Conversations about building a new downtown ballpark have picked up between Metro and Nashville Sounds ownership, signaling renewed communication after talks deteriorated during the previous mayoral administration.
According to Metro Finance Director Richard Riebeling, preliminary discussions have centered on three locations: the 11-acre old thermal plant site near the Cumberland River; a stretch of parking lots north of the Tennessee State Capitol where the historic Sulphur Dell baseball field once sat; and along the river’s east bank close to LP Field.
“We had a meeting with (Sounds ownership) a few weeks ago to just talk about their interest in the stadium and different locations, but we didn’t leave with any proposal,” Riebeling said. “It was really more concept. There’s still a lot more work to do.”
Doug Scopel, director of baseball operations and communications for the Sounds, declined to comment on negotiations.
“We’re not going to discuss that publicly until there’s a time and place to do it,” he said.
Dialogue follows the conclusion of the Sounds’ inaugural season under new owners, MFP Real Estate LLC, a New York-based holding company led by partners Frank Ward, Steve Posner and Masahiro Honzawa.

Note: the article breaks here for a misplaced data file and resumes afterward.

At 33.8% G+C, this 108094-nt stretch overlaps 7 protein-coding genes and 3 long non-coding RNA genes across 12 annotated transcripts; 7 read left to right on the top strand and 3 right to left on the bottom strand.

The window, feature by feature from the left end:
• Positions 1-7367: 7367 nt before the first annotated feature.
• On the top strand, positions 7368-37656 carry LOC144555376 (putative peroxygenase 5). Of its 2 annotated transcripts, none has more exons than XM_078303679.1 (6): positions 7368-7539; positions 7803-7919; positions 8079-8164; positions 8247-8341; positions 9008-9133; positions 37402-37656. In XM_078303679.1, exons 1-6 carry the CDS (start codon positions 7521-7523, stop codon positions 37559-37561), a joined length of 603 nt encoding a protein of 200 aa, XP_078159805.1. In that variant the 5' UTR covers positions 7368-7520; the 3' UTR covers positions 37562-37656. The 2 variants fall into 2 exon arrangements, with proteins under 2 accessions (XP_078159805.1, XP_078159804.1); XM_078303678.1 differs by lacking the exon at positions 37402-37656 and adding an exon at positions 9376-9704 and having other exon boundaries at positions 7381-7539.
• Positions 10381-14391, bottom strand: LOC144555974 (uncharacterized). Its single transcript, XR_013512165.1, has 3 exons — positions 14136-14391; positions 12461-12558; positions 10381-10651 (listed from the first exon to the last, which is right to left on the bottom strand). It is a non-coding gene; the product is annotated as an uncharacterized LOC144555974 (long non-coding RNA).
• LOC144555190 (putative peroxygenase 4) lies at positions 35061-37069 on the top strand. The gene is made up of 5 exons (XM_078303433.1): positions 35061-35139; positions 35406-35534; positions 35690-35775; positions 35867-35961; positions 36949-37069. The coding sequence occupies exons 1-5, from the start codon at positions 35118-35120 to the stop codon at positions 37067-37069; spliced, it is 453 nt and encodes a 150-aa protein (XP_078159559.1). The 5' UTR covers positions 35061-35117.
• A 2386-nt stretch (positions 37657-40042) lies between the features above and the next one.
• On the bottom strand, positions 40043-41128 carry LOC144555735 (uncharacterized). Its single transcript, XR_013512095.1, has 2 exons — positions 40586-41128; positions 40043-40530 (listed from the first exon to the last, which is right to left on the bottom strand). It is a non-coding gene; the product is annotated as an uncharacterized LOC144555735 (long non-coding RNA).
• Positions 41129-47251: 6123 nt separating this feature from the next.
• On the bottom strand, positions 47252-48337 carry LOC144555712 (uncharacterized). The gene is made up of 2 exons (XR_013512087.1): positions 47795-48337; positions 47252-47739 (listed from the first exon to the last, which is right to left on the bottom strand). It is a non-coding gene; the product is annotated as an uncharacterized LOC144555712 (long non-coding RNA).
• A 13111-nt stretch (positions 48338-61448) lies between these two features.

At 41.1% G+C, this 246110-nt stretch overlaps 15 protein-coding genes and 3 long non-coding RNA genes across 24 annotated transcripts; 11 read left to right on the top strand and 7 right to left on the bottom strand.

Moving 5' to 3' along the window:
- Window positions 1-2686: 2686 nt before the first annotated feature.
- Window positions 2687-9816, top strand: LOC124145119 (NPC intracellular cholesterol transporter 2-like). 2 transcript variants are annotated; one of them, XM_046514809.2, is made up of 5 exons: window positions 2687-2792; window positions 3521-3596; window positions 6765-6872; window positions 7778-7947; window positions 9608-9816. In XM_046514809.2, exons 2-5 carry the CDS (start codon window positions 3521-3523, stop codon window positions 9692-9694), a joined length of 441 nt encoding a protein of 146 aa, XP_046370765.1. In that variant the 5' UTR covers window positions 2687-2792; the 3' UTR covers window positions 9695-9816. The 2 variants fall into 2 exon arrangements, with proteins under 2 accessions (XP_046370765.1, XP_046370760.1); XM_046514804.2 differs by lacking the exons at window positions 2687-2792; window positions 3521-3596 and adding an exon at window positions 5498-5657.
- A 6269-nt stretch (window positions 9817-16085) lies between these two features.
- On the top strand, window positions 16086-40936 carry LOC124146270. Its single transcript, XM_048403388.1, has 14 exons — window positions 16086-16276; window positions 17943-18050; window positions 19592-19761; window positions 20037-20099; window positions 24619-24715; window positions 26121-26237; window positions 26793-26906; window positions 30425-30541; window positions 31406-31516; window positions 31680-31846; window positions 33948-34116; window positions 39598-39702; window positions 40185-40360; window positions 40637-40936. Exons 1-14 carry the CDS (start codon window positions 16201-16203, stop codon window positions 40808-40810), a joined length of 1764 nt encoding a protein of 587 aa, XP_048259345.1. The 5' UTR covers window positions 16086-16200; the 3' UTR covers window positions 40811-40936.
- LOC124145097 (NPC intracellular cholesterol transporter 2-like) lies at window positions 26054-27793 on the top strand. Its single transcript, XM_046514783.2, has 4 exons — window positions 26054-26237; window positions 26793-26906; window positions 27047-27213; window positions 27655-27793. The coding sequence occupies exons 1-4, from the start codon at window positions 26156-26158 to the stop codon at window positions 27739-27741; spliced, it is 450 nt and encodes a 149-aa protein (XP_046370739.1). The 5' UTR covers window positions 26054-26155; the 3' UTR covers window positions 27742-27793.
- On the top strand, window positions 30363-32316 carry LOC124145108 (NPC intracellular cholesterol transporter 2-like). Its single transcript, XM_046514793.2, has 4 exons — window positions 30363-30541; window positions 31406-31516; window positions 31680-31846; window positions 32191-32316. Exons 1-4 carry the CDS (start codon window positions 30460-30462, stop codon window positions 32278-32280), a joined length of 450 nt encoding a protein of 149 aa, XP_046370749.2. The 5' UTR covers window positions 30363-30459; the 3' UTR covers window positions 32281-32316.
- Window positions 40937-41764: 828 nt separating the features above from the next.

The group kicked off their tenure by pumping $2.5 million worth of renovations into aging Greer Stadium, a move billed as a recommitment to the team’s fan-base. From the outset, the new ownership also expressed a desire to ultimately move into a new ballpark, preferably downtown.
“They need to sort of flesh their concept of how they think this could get done in a little more detail and then bring us a proposal that we could reflect on,” Riebeling said. “I think they would like to do that in the not-so-distant future, and we’re open to that.”
Dialogue seems to suggest a shift from the Sounds’ rocky relationship with former Mayor Bill Purcell, who in 2007 held the Sounds in default of their obligations on a deal to build a proposed $43 million stadium on the thermal plant site.
By that point, the proposed stadium, along with its accompanied mixed-used components, had crumbled after then-General Manager Glenn Yaeger and Baltimore-based developer Struever Bros. failed to reach a financial agreement.
Disconnection between Metro and the Sounds culminated with city bulldozers tearing up pieces of Greer’s parking lot on opening day that spring to make way for a new visitors center for Fort Negley.
Riebeling, who called the thermal site land “one of the most important pieces of property in the city,” indicated any ballpark there would need to incorporate more greenery and complement the city’s plan to redevelop the riverfront.
“We don’t want to see a mass development on that site, like what was proposed when it fell apart a few years go,” Riebeling said.
As for constructing a new stadium near old Sulphur Dell, where the Nashville Vols played baseball until the 1960s, Riebeling said much of it is state-owned property.